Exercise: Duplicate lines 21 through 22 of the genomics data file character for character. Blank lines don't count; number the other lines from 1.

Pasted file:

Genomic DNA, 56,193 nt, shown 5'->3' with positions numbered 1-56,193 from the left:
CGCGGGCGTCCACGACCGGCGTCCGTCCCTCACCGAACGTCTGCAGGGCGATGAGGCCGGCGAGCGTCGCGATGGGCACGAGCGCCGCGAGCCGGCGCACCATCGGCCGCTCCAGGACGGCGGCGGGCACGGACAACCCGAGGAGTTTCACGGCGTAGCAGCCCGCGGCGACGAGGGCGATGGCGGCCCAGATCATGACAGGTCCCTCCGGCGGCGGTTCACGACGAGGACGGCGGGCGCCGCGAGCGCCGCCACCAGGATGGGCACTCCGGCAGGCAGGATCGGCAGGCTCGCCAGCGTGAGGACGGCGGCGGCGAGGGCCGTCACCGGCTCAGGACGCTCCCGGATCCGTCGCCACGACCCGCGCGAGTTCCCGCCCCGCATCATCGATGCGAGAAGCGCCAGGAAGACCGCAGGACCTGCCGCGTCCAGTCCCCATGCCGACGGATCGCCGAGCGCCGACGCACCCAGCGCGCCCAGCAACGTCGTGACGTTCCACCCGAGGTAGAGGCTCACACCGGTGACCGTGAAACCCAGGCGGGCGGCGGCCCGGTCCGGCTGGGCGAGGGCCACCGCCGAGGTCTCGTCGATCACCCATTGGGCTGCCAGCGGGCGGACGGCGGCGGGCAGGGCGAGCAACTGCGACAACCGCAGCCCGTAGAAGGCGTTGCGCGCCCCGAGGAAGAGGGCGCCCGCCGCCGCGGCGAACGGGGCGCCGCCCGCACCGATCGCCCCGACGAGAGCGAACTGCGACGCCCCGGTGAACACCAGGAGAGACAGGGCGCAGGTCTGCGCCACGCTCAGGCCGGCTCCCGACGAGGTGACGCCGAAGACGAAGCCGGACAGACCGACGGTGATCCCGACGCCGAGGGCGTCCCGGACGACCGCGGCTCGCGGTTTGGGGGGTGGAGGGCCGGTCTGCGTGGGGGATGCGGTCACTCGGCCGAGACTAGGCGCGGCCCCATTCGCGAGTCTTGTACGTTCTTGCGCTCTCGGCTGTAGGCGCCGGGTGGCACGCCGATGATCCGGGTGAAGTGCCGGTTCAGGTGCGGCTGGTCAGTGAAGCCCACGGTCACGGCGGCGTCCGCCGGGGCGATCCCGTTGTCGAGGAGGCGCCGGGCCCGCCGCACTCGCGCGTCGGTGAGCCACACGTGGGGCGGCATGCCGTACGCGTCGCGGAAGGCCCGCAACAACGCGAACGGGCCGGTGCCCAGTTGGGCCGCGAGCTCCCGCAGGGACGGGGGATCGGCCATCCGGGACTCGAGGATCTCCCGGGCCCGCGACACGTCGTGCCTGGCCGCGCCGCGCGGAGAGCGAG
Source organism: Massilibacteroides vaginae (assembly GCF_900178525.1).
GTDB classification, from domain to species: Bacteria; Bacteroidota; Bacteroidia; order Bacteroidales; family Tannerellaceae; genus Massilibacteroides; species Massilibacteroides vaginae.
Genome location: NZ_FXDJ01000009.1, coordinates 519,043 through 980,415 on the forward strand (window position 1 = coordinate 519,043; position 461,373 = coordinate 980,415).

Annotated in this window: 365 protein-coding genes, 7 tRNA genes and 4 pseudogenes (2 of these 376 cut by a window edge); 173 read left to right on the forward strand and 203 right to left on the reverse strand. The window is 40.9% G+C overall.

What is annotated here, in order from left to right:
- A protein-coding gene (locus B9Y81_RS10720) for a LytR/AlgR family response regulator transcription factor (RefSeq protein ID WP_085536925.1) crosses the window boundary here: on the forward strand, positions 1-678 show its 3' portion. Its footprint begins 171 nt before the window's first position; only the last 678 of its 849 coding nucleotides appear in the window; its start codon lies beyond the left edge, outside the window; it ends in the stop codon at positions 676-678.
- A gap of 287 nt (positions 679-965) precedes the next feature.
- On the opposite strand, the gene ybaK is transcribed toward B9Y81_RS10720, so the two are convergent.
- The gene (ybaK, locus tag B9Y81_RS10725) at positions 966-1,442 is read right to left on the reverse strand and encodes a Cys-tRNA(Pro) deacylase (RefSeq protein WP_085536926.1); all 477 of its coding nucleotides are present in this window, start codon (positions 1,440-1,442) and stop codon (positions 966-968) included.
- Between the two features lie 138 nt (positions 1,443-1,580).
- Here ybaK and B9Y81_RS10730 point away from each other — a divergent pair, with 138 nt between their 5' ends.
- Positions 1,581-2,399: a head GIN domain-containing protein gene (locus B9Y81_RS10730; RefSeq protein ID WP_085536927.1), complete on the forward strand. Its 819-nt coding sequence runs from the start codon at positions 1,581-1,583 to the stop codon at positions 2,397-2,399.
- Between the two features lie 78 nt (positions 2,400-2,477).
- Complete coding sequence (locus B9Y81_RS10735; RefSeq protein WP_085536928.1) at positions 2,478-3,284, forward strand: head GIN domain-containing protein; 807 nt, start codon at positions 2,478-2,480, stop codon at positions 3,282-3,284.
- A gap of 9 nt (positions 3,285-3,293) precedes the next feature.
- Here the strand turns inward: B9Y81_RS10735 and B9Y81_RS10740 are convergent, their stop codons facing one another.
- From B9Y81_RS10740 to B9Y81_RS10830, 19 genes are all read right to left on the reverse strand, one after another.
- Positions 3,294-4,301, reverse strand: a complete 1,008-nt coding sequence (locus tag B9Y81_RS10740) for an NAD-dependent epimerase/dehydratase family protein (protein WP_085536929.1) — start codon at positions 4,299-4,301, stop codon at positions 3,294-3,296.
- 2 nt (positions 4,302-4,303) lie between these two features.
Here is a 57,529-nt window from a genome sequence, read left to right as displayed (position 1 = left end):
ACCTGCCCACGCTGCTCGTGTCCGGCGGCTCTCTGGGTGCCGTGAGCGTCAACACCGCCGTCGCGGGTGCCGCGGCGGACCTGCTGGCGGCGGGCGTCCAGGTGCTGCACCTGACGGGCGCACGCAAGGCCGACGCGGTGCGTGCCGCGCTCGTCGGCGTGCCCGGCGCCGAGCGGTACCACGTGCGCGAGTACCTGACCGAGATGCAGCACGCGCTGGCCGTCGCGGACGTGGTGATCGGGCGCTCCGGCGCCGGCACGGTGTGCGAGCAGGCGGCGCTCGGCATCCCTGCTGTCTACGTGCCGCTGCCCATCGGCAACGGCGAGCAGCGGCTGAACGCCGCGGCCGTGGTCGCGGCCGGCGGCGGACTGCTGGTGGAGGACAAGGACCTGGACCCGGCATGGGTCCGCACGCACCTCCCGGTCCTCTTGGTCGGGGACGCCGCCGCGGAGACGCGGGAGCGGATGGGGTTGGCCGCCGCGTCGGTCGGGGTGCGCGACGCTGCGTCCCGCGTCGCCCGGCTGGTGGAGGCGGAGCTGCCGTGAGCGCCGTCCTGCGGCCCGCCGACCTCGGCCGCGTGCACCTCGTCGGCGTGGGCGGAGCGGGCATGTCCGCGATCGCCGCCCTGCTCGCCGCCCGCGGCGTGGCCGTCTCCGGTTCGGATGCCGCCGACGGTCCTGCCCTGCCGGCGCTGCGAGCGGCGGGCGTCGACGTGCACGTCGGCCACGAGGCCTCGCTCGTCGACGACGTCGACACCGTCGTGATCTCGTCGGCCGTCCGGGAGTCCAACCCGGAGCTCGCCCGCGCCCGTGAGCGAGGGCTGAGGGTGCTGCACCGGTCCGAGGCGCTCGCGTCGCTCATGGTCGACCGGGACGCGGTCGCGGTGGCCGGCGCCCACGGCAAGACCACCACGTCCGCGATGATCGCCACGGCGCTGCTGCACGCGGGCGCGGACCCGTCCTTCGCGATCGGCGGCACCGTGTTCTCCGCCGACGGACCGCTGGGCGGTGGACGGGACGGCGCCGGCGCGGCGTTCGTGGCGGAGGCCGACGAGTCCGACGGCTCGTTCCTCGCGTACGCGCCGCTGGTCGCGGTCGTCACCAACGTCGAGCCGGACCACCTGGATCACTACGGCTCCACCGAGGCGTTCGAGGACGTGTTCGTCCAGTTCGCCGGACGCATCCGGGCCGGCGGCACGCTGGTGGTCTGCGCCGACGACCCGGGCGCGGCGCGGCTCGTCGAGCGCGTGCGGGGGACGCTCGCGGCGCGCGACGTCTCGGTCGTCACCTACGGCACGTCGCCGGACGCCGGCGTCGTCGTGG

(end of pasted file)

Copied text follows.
- 2 nt (positions 4,302-4,303) lie between these two features.
Here is a 57,529-nt window from a genome sequence, read left to right as displayed (position 1 = left end):